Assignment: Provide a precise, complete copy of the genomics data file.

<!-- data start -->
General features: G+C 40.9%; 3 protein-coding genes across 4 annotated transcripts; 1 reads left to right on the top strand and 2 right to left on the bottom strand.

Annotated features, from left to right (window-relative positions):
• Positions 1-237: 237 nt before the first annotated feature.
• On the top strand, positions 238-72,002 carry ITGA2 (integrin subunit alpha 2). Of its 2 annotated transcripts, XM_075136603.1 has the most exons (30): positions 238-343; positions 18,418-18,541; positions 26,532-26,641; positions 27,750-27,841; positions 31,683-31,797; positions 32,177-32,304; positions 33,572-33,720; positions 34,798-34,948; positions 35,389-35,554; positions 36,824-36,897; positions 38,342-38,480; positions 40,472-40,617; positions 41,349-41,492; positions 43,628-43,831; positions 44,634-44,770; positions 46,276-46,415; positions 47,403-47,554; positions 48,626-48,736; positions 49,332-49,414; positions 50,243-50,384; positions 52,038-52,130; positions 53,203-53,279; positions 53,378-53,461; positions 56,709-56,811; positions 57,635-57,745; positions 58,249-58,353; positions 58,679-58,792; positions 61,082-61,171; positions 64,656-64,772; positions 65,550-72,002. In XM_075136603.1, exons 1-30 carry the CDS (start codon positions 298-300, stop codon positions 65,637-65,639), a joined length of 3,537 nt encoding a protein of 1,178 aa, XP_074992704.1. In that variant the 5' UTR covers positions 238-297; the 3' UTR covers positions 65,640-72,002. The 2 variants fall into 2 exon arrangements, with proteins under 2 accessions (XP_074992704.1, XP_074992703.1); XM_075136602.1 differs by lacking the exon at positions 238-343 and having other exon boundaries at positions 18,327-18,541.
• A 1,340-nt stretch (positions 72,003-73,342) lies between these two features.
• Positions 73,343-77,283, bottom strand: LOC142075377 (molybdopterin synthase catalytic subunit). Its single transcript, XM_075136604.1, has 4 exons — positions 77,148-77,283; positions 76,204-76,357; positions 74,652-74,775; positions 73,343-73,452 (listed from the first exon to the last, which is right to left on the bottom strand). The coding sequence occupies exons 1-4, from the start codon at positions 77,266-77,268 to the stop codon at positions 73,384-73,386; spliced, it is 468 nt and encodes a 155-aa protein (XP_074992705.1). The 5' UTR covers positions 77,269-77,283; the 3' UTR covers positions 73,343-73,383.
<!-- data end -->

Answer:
General features: G+C 40.9%; 3 protein-coding genes across 4 annotated transcripts; 1 reads left to right on the top strand and 2 right to left on the bottom strand.

Annotated features, from left to right (window-relative positions):
• Positions 1-237: 237 nt before the first annotated feature.
• On the top strand, positions 238-72,002 carry ITGA2 (integrin subunit alpha 2). Of its 2 annotated transcripts, XM_075136603.1 has the most exons (30): positions 238-343; positions 18,418-18,541; positions 26,532-26,641; positions 27,750-27,841; positions 31,683-31,797; positions 32,177-32,304; positions 33,572-33,720; positions 34,798-34,948; positions 35,389-35,554; positions 36,824-36,897; positions 38,342-38,480; positions 40,472-40,617; positions 41,349-41,492; positions 43,628-43,831; positions 44,634-44,770; positions 46,276-46,415; positions 47,403-47,554; positions 48,626-48,736; positions 49,332-49,414; positions 50,243-50,384; positions 52,038-52,130; positions 53,203-53,279; positions 53,378-53,461; positions 56,709-56,811; positions 57,635-57,745; positions 58,249-58,353; positions 58,679-58,792; positions 61,082-61,171; positions 64,656-64,772; positions 65,550-72,002. In XM_075136603.1, exons 1-30 carry the CDS (start codon positions 298-300, stop codon positions 65,637-65,639), a joined length of 3,537 nt encoding a protein of 1,178 aa, XP_074992704.1. In that variant the 5' UTR covers positions 238-297; the 3' UTR covers positions 65,640-72,002. The 2 variants fall into 2 exon arrangements, with proteins under 2 accessions (XP_074992704.1, XP_074992703.1); XM_075136602.1 differs by lacking the exon at positions 238-343 and having other exon boundaries at positions 18,327-18,541.
• A 1,340-nt stretch (positions 72,003-73,342) lies between these two features.
• Positions 73,343-77,283, bottom strand: LOC142075377 (molybdopterin synthase catalytic subunit). Its single transcript, XM_075136604.1, has 4 exons — positions 77,148-77,283; positions 76,204-76,357; positions 74,652-74,775; positions 73,343-73,452 (listed from the first exon to the last, which is right to left on the bottom strand). The coding sequence occupies exons 1-4, from the start codon at positions 77,266-77,268 to the stop codon at positions 73,384-73,386; spliced, it is 468 nt and encodes a 155-aa protein (XP_074992705.1). The 5' UTR covers positions 77,269-77,283; the 3' UTR covers positions 73,343-73,383.